spiracle

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spi·ra·cle

(spī'ră-kĕl, spir-),
An aperture for breathing in arthropods and cetaceans; a similar opening in sharks and related fishes.
[L. spiraculum, fr. spiro, to breathe]

spiracle

(spĭr′ə-kəl, spī′rə-)
n.
1. Zoology A respiratory aperture, especially:
a. Any of several tracheal openings in the exoskeleton of an insect, spider, or other terrestrial arthropod.
b. A small respiratory opening behind the eye of most sharks and rays and certain other fishes.
c. The blowhole of a cetacean.
2. An aperture or opening through which air is admitted and expelled.

spi·rac′u·lar (spī-răk′yə-lər, spĭ-) adj.

spiracle

  1. (in fish) a gill-like cleft that opens behind the eye and through which water is drawn in for gaseous exchange (as it is through the mouth) by the expansion of the pharyngeal cavity. It is absent in many bony fish.
  2. (in arthropods) the exterior opening of the tracheae, often possessing valves that can close to prevent water loss.

spiracle

small, circular openings in the exoskeleton of insects are the portal of entry for air into the insect body.
References in periodicals archive ?
Moritz (1995) also described the exclusion of water from the spiracular atrium, or vestibule.
Weak dependence between spiracular structure and wing morph may be due to both body features being associated with microhabitat.
Posterior spiracles (Figs 24, 25): On extremely short stigmatophores, each with three radiating, elliptical, long and narrow stigmal openings (stigo) in a shamrock-shaped cuticular depression, surface between them smooth, positioned on a sub-triangular spiracular plate, ecdysial scar large, rounded and conspicuous; with four peristigmal tufts (Figs 24, 25, pstgt), inserted between stigmal openings on spiracular plate, broad and blade-like basally with 5-7 long, narrow undivided filaments.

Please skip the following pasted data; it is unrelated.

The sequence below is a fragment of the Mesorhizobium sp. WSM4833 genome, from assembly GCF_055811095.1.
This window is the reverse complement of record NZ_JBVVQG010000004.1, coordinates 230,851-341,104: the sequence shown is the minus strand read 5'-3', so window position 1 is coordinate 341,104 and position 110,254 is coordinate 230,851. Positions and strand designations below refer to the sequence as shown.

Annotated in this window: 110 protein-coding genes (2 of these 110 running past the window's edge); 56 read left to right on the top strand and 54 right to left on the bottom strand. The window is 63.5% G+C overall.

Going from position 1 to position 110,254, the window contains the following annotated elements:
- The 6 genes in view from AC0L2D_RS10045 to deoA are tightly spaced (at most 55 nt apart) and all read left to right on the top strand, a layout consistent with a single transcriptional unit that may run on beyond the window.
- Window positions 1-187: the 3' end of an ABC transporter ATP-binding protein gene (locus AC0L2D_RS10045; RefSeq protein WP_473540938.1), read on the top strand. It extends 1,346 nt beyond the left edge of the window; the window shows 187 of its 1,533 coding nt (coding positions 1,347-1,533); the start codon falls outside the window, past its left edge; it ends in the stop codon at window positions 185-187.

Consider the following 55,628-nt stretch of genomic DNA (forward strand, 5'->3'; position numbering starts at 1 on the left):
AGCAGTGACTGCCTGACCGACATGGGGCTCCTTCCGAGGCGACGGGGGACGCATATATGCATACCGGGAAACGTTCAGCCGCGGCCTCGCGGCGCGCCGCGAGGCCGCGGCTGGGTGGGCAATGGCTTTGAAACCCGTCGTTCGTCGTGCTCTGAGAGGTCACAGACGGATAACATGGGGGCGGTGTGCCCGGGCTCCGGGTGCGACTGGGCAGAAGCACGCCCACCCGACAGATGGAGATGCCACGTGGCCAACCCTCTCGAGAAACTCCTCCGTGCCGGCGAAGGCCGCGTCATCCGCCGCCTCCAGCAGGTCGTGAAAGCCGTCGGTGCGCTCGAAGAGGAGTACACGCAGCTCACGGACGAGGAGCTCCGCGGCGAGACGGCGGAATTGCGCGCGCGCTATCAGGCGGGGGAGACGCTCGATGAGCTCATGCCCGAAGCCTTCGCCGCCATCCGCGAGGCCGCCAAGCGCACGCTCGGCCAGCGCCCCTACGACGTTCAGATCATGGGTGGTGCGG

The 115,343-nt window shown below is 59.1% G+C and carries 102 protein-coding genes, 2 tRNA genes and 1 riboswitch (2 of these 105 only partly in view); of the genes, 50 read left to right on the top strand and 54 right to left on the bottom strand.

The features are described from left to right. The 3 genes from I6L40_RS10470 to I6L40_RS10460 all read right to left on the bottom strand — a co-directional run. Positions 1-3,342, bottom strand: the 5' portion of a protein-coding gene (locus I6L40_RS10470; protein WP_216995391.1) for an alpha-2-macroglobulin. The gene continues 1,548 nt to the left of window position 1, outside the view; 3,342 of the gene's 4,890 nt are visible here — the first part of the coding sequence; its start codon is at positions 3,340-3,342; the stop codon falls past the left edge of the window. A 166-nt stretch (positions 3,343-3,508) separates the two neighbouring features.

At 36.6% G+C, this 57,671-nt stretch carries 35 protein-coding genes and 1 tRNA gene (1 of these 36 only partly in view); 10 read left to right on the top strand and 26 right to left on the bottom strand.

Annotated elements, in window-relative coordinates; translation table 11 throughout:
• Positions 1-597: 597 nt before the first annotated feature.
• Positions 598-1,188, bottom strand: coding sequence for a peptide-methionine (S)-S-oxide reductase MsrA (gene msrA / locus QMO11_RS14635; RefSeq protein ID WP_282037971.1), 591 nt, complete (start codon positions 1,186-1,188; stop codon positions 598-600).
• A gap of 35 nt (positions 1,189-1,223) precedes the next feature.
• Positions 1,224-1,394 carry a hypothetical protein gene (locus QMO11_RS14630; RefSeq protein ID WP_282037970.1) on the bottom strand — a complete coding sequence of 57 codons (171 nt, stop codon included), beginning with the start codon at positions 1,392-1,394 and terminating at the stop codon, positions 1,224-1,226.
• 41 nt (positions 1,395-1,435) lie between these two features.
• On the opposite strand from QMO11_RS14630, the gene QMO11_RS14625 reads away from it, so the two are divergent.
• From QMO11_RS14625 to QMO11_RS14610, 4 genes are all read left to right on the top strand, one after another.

pterothorax), slightly more pigmented legs and sometimes antennae, pale brown marginal and sometimes spiracular abdominal sclerites, and 25-43 scattered secondary sensoria on antennal segment IV, 5-19 aligned ones on segment IV and 0-2 on segment V.
However, the prothoracic spiracular apertures are typically bigger than the abdominal ones in the subgenera of Hyperomyzus.
Prothoracic spiracular Ucrimyzus villalobosi apertures no much larger than those on abdomen.
5 times as long as wide, sides curved, surface of both tergites smooth with 3 short seta at anterolateral angles and 2 short setae at posterolateral angles; both sterna without well- defined subdivisions, each smooth with a pair of discal setae near anterior margin; spiracular sclerite projecting strongly from lateral margin, spiracles (Fig.
Spiracular discpores each mainly with 5 loculi, in a band between each spiracle and stigmatic cleft, each band narrow near spiracles and broadening slightly nearer margin; also each band extending a short distance medially anterior to each spiracle; with about 30-50 pores in each anterior band and 45-70 in each posterior band; each band with 5-6 pores within area of sclerotization in each cleft with thickened margins.
Spiracular discpores each mainly with 5 loculi (range 4-7), in a more or less single line between each spiracle and stigmatic cleft; with about 4-8 (usually 7 or 8) in each anterior band and 4-10 (usually 8-10) in each posterior band.
1c), 2 kidney-shaped spiracular plates, each containing 3 wedge-shaped sections with serpentine spiracular slits (Fig.